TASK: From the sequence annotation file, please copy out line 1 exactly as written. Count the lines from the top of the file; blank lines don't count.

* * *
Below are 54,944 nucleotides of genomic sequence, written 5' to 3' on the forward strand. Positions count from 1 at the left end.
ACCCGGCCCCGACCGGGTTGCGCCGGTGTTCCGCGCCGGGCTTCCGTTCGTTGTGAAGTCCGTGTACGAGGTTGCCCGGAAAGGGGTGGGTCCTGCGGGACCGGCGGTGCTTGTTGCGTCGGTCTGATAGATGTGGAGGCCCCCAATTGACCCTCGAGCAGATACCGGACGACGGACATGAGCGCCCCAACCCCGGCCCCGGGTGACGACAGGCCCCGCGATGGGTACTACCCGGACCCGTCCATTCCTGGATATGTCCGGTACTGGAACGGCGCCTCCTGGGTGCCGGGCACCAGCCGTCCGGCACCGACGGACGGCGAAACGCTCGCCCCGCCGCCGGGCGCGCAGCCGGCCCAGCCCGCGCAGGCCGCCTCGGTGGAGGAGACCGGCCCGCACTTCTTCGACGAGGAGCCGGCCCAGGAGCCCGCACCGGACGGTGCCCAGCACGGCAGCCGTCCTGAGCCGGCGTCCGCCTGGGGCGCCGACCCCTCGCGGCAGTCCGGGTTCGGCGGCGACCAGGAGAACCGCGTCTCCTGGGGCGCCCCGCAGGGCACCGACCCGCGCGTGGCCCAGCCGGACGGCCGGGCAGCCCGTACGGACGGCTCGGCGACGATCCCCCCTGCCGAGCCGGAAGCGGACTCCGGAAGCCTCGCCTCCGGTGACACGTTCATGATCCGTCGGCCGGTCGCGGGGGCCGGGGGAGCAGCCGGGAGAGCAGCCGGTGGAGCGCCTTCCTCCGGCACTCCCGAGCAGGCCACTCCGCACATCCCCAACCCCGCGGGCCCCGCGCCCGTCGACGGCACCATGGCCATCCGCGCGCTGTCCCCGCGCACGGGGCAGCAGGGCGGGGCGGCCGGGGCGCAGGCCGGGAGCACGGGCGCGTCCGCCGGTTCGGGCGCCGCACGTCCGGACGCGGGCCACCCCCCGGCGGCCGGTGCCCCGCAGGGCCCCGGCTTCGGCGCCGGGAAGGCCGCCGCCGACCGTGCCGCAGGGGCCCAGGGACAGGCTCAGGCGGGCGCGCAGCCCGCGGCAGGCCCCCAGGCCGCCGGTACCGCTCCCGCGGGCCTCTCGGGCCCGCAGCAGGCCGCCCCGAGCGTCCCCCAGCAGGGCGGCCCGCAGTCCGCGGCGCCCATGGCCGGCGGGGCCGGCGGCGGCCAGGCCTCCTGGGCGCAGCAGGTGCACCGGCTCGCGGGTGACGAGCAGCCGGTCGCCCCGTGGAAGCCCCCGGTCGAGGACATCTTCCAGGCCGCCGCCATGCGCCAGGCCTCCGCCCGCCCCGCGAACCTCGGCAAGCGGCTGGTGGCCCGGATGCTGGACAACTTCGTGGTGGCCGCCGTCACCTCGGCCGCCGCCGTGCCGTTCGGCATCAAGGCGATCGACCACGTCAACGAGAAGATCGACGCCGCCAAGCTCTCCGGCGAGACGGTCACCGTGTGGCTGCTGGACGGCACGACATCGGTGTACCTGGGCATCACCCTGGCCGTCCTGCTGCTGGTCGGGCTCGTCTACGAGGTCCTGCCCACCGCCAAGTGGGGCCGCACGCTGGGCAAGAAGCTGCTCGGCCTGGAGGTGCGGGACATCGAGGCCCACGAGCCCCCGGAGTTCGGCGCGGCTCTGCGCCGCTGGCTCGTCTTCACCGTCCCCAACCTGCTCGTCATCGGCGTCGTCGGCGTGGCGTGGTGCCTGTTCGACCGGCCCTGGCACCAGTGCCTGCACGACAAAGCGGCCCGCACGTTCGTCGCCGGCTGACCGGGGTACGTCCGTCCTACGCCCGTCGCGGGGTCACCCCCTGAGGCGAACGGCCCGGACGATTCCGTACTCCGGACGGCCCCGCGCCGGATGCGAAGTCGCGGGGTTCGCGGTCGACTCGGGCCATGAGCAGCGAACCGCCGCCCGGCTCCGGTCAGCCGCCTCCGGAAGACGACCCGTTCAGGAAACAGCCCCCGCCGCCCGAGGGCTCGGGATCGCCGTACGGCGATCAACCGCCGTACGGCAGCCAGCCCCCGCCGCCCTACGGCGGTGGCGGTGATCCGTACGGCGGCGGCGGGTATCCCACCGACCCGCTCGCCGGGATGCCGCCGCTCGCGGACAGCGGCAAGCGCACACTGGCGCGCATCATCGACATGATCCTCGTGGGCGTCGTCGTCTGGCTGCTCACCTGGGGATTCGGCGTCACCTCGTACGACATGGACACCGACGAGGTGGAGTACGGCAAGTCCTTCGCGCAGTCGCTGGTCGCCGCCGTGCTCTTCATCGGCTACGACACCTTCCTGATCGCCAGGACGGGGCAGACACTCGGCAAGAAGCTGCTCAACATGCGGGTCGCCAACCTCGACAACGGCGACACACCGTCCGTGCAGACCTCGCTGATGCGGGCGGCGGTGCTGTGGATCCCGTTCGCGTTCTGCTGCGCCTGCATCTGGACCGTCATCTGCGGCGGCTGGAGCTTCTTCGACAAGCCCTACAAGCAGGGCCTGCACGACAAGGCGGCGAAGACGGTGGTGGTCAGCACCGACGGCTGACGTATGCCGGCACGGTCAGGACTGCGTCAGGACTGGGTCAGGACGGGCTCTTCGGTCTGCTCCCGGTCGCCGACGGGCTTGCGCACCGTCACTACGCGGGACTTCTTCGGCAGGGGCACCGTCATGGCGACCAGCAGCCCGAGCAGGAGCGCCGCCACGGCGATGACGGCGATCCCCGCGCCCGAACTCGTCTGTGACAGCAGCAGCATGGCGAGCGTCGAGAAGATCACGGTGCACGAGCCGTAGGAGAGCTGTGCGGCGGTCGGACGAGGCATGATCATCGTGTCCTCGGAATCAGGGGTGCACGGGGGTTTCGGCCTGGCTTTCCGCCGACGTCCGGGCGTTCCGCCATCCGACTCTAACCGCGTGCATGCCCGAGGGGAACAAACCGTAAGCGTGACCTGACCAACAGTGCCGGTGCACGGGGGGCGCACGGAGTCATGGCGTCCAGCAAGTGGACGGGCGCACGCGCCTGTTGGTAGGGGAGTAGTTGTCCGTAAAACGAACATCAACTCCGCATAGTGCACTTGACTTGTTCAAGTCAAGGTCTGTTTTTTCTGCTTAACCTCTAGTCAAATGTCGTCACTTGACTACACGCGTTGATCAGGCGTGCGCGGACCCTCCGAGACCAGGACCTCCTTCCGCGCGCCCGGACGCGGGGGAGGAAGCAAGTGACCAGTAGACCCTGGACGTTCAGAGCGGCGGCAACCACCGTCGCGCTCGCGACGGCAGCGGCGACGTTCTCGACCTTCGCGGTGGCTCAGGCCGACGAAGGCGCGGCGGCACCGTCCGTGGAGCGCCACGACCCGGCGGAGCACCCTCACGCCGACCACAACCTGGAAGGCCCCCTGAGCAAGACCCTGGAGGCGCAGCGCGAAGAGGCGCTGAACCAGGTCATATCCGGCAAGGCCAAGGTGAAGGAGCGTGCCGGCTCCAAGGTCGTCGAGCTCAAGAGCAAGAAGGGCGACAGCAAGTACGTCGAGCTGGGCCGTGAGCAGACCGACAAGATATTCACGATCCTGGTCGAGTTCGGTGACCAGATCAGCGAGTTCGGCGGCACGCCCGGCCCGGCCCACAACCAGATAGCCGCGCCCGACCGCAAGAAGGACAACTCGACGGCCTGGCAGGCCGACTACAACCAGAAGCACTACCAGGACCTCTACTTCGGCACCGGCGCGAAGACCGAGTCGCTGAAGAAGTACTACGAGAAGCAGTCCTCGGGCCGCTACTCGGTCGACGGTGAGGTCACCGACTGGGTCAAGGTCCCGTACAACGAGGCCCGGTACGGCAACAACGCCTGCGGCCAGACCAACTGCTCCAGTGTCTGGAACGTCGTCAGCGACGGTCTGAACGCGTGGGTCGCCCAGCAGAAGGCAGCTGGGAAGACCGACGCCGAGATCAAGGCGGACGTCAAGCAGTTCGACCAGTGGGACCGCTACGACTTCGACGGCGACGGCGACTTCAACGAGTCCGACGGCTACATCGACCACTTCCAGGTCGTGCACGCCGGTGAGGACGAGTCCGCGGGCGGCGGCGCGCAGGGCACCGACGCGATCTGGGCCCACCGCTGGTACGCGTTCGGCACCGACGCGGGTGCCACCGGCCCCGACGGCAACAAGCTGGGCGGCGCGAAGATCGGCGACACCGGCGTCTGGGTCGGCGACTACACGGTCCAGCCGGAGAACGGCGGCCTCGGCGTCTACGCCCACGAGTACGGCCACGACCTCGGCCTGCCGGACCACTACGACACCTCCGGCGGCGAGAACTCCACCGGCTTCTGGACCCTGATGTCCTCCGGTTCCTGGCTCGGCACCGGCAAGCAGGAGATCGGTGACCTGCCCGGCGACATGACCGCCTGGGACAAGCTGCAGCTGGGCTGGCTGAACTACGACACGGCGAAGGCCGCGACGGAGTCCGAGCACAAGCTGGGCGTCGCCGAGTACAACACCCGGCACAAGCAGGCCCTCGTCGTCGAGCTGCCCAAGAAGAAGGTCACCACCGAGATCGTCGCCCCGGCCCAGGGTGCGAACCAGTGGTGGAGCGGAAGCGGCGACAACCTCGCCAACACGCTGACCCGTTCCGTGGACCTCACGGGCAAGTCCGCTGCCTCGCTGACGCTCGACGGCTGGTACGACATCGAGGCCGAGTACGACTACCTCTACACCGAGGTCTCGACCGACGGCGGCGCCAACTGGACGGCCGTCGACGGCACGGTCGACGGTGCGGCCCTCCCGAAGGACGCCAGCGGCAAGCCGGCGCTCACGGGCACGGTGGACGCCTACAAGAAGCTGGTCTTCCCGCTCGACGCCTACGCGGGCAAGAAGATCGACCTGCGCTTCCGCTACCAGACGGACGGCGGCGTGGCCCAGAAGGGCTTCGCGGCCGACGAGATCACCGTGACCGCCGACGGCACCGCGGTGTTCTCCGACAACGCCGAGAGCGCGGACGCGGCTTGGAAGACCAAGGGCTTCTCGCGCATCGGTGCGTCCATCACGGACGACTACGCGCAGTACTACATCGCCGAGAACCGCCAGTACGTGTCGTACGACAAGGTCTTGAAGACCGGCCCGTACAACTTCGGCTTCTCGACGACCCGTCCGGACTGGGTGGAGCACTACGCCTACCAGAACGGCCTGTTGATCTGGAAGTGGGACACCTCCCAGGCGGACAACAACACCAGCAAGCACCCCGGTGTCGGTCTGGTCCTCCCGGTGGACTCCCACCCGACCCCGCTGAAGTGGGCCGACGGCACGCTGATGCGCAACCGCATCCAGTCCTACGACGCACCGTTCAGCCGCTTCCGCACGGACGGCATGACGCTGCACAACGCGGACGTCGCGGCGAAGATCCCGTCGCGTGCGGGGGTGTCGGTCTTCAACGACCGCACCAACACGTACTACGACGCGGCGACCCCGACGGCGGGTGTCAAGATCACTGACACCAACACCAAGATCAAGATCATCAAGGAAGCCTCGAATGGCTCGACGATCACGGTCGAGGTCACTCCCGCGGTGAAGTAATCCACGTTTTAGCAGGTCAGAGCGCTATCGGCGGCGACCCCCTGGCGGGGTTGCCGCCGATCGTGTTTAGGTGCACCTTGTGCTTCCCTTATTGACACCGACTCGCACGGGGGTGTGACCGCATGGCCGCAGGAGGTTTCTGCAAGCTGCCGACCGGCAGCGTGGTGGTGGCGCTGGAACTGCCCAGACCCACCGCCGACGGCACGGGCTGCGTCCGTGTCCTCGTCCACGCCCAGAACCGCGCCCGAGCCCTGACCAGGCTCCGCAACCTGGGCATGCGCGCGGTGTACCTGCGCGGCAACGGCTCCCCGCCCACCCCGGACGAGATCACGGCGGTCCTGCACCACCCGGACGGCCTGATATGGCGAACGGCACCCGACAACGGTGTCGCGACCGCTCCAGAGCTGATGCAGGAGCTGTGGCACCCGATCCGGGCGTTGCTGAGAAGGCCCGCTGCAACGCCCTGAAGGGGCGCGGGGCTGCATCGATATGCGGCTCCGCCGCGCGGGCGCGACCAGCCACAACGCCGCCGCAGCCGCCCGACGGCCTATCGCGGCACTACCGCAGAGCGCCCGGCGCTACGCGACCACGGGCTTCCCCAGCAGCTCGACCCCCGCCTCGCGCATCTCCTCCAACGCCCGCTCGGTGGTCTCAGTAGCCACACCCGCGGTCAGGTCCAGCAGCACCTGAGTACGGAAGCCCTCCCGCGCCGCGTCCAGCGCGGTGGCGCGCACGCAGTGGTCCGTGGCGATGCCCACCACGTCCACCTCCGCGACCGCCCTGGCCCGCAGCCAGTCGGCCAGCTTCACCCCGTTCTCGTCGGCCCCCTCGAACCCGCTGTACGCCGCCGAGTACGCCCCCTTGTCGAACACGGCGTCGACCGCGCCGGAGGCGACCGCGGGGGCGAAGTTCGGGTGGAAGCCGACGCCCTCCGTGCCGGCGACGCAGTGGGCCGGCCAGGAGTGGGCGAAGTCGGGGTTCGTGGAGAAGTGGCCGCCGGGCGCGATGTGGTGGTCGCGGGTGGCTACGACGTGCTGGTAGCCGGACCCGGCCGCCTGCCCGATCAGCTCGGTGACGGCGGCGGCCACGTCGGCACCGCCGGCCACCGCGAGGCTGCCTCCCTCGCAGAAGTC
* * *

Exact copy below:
Below are 54,944 nucleotides of genomic sequence, written 5' to 3' on the forward strand. Positions count from 1 at the left end.